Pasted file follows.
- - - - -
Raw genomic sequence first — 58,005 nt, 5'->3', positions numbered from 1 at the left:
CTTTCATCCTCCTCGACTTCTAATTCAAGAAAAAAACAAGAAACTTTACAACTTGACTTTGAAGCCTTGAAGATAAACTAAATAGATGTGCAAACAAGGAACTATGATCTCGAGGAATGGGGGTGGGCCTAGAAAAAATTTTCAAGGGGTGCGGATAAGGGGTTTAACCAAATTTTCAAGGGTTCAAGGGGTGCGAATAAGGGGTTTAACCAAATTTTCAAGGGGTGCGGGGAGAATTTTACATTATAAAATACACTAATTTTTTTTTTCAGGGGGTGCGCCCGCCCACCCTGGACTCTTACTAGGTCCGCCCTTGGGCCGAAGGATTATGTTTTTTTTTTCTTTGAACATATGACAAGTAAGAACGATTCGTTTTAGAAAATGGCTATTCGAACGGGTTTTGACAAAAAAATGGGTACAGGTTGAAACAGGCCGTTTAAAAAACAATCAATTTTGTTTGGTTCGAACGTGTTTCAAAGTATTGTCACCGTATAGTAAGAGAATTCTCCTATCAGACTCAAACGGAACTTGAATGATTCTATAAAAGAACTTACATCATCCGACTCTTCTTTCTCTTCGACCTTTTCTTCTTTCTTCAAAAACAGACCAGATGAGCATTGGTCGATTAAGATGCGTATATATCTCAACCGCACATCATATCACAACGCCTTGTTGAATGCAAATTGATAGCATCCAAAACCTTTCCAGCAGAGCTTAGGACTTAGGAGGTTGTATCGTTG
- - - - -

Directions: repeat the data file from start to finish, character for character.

Raw genomic sequence first — 58,005 nt, 5'->3', positions numbered from 1 at the left:
CTTTCATCCTCCTCGACTTCTAATTCAAGAAAAAAACAAGAAACTTTACAACTTGACTTTGAAGCCTTGAAGATAAACTAAATAGATGTGCAAACAAGGAACTATGATCTCGAGGAATGGGGGTGGGCCTAGAAAAAATTTTCAAGGGGTGCGGATAAGGGGTTTAACCAAATTTTCAAGGGTTCAAGGGGTGCGAATAAGGGGTTTAACCAAATTTTCAAGGGGTGCGGGGAGAATTTTACATTATAAAATACACTAATTTTTTTTTTCAGGGGGTGCGCCCGCCCACCCTGGACTCTTACTAGGTCCGCCCTTGGGCCGAAGGATTATGTTTTTTTTTTCTTTGAACATATGACAAGTAAGAACGATTCGTTTTAGAAAATGGCTATTCGAACGGGTTTTGACAAAAAAATGGGTACAGGTTGAAACAGGCCGTTTAAAAAACAATCAATTTTGTTTGGTTCGAACGTGTTTCAAAGTATTGTCACCGTATAGTAAGAGAATTCTCCTATCAGACTCAAACGGAACTTGAATGATTCTATAAAAGAACTTACATCATCCGACTCTTCTTTCTCTTCGACCTTTTCTTCTTTCTTCAAAAACAGACCAGATGAGCATTGGTCGATTAAGATGCGTATATATCTCAACCGCACATCATATCACAACGCCTTGTTGAATGCAAATTGATAGCATCCAAAACCTTTCCAGCAGAGCTTAGGACTTAGGAGGTTGTATCGTTG